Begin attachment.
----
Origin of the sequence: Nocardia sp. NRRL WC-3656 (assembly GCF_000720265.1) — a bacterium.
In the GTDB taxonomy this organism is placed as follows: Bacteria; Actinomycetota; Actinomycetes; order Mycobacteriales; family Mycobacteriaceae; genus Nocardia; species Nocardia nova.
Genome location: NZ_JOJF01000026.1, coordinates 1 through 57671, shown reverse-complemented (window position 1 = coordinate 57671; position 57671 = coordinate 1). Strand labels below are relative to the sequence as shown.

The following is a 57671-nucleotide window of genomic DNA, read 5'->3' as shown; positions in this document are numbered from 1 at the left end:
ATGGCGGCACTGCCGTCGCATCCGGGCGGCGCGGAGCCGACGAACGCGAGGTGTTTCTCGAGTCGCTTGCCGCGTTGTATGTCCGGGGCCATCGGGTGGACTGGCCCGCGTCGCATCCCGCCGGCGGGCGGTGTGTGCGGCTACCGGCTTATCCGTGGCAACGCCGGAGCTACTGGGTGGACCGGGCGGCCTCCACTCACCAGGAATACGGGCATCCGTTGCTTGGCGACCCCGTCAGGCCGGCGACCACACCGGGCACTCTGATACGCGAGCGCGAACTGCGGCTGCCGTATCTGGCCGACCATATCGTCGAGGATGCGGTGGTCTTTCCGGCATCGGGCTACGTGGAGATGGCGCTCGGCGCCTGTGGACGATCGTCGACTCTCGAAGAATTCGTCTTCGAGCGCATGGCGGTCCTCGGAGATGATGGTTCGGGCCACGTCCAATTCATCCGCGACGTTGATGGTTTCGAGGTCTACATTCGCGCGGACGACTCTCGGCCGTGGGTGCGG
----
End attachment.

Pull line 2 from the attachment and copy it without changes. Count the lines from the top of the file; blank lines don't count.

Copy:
In the GTDB taxonomy this organism is placed as follows: Bacteria; Actinomycetota; Actinomycetes; order Mycobacteriales; family Mycobacteriaceae; genus Nocardia; species Nocardia nova.